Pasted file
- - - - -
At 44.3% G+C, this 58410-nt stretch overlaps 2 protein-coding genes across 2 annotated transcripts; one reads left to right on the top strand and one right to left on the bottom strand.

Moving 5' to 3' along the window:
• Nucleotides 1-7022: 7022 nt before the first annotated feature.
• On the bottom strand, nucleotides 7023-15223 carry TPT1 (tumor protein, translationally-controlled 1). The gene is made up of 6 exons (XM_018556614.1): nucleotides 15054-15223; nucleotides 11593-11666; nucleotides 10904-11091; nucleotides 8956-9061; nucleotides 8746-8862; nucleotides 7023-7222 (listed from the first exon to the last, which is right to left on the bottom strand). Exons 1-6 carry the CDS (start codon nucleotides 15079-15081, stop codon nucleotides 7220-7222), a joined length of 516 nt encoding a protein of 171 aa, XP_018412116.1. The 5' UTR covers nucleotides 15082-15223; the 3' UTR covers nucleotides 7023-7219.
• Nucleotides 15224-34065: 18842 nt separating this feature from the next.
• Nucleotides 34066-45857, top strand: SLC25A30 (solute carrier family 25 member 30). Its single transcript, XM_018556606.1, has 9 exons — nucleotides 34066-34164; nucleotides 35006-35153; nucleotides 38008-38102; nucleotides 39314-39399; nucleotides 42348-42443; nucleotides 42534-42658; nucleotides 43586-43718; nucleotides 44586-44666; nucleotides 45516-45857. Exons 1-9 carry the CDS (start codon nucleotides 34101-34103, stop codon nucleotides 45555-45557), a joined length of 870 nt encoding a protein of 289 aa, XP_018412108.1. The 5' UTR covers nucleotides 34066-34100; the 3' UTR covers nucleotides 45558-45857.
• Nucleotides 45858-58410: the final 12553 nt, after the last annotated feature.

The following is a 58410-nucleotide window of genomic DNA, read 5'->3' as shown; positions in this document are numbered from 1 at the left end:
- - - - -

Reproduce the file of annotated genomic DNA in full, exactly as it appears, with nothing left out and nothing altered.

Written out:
At 44.3% G+C, this 58410-nt stretch overlaps 2 protein-coding genes across 2 annotated transcripts; one reads left to right on the top strand and one right to left on the bottom strand.

Moving 5' to 3' along the window:
• Nucleotides 1-7022: 7022 nt before the first annotated feature.
• On the bottom strand, nucleotides 7023-15223 carry TPT1 (tumor protein, translationally-controlled 1). The gene is made up of 6 exons (XM_018556614.1): nucleotides 15054-15223; nucleotides 11593-11666; nucleotides 10904-11091; nucleotides 8956-9061; nucleotides 8746-8862; nucleotides 7023-7222 (listed from the first exon to the last, which is right to left on the bottom strand). Exons 1-6 carry the CDS (start codon nucleotides 15079-15081, stop codon nucleotides 7220-7222), a joined length of 516 nt encoding a protein of 171 aa, XP_018412116.1. The 5' UTR covers nucleotides 15082-15223; the 3' UTR covers nucleotides 7023-7219.
• Nucleotides 15224-34065: 18842 nt separating this feature from the next.
• Nucleotides 34066-45857, top strand: SLC25A30 (solute carrier family 25 member 30). Its single transcript, XM_018556606.1, has 9 exons — nucleotides 34066-34164; nucleotides 35006-35153; nucleotides 38008-38102; nucleotides 39314-39399; nucleotides 42348-42443; nucleotides 42534-42658; nucleotides 43586-43718; nucleotides 44586-44666; nucleotides 45516-45857. Exons 1-9 carry the CDS (start codon nucleotides 34101-34103, stop codon nucleotides 45555-45557), a joined length of 870 nt encoding a protein of 289 aa, XP_018412108.1. The 5' UTR covers nucleotides 34066-34100; the 3' UTR covers nucleotides 45558-45857.
• Nucleotides 45858-58410: the final 12553 nt, after the last annotated feature.

The following is a 58410-nucleotide window of genomic DNA, read 5'->3' as shown; positions in this document are numbered from 1 at the left end: